Markets extend falls despite Obama reassurances

The main US share index, the Dow Jones, has plummeted 5.6%, despite US President Barack Obama moving to try to reassure investors.

In points terms, the Dow ended down 635 to 10,810, its biggest one-day decline since October 2008, and the sixth largest on record.

However, President Obama said markets continued to regard US government debt as being the highest possible grade.

It was his first public reaction to Standard & Poor's downgrade of the US.

'Recession fear'

Despite Mr Obama's comments, the Nasdaq index fell even further, losing 6.9%. The S&P's 500 index also saw a sharp decline, falling 6.7%, its biggest drop since December 2008.

Prior to Mr Obama's speech, the Dow had only been 2.5% lower.

The biggest fallers on the index included aluminium giant Alcoa, down 12%, and bank JP Morgan Chase, which gave up 9.4%.

Bank of America saw the largest fall, dropping 21%. However, analysts said this was primarily due to it being hit by a $10bn (£6.1bn) lawsuit from insurance group AIG.

Earlier, the UK's FTSE ended down 3.4%.

That represented a decline of 178 points for the UK's main share index. It marked the first time in the FTSE 100's 27-year history that it had fallen by more than 100 points for four sessions in a row.

Share indexes also fell heavily across Europe, with Germany's Dax ending down 5%, while France's Cac lost 4.7%.

Analysts suggest that further austerity measures, which will be needed to tackle high levels of debt in the US and some eurozone countries, could stifle their already weak economic recovery.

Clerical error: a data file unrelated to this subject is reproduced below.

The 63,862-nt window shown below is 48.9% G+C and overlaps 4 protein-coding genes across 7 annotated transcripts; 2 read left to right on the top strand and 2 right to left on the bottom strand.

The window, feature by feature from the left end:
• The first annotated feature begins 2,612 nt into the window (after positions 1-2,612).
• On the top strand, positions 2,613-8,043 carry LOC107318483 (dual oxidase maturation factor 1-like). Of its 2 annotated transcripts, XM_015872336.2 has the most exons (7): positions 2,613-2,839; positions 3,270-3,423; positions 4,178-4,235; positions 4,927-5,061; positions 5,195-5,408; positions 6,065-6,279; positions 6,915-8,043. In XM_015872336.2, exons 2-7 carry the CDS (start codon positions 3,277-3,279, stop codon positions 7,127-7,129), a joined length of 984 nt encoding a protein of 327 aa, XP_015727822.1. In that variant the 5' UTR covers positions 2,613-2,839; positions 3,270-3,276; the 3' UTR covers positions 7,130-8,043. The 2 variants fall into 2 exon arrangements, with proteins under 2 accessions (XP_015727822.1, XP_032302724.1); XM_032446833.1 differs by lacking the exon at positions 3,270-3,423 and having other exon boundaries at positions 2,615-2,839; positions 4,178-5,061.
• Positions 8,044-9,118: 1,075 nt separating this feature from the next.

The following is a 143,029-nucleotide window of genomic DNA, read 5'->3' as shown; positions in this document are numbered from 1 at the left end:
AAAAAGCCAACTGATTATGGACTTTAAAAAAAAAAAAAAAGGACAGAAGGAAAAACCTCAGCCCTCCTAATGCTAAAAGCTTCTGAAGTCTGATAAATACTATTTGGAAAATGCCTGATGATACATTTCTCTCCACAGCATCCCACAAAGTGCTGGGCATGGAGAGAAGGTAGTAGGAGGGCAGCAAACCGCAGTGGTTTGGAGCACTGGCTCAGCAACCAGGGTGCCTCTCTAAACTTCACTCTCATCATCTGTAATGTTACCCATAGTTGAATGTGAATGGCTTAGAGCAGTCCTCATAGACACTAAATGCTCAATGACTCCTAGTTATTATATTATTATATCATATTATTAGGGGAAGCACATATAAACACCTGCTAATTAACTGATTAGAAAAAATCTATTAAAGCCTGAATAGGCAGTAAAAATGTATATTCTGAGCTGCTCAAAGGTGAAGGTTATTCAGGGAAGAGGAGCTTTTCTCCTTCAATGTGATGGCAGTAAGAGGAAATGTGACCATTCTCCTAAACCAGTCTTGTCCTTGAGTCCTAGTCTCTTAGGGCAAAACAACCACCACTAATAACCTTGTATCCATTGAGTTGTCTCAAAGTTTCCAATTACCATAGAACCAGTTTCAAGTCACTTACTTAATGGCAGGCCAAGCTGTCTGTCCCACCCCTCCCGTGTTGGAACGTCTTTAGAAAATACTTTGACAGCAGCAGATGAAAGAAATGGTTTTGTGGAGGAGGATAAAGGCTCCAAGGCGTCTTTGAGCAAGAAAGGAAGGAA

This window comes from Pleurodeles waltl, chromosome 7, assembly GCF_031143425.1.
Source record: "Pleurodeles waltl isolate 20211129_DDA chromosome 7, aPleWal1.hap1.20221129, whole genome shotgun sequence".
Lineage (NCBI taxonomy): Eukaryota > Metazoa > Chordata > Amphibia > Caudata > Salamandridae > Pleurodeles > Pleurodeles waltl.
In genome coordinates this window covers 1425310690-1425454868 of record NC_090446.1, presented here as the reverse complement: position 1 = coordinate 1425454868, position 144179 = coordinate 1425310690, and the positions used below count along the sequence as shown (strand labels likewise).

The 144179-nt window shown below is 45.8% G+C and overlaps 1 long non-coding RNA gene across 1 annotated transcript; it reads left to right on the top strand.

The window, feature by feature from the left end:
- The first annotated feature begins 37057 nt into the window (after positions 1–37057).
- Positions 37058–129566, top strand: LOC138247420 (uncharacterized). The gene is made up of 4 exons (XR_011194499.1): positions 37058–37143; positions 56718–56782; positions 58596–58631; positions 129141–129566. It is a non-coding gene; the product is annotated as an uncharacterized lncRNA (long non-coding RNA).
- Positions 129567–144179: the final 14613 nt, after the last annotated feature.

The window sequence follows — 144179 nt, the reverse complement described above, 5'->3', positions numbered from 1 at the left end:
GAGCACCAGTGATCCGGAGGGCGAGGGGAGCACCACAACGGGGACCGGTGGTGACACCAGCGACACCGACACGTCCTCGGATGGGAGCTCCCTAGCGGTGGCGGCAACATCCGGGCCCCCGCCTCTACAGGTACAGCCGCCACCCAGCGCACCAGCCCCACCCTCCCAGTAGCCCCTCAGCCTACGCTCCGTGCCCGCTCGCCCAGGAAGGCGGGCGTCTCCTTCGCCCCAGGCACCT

"The sell-off is mainly due to the fear that we [the US] will relapse into recession," said Klaus Wiener, chief economist at Generali Investments.

Media playback is unsupported on your device
Media captionPresident Obama: "The markets continue to believe our credit status is AAA"

These fears were were also reflected in the price of gold and oil.

Gold, seen as a safe investment in times of economic uncertainty, jumped to a new record high of $1,697 an ounce.

Meanwhile, the price of oil slipped further, reflecting concerns that weak global growth could lead to a fall in demand.

US light crude ended down $5.57 to $81.31 a barrel, its lowest closing position since November of last year. Brent crude fell $5.63 to $103.74 a barrel.

'Renewed urgency'

Standard & Poor's downgraded US government debt from AAA to AA+ on Friday.

Speaking on Monday, Mr Obama said: "Markets will rise and fall. But this is the United States of America.

"No matter what some agency may say, we've always been and always will be a triple-A country."

Mr Obama said he hoped the downgrade would give US politicians "a renewed sense of urgency" in the need to tackle the US deficit and debt.

He called on both Republicans and Democrats on Capitol Hill to avoid party-political positioning over the issue.

"It is not a lack of plans or policies that is the problem," he said.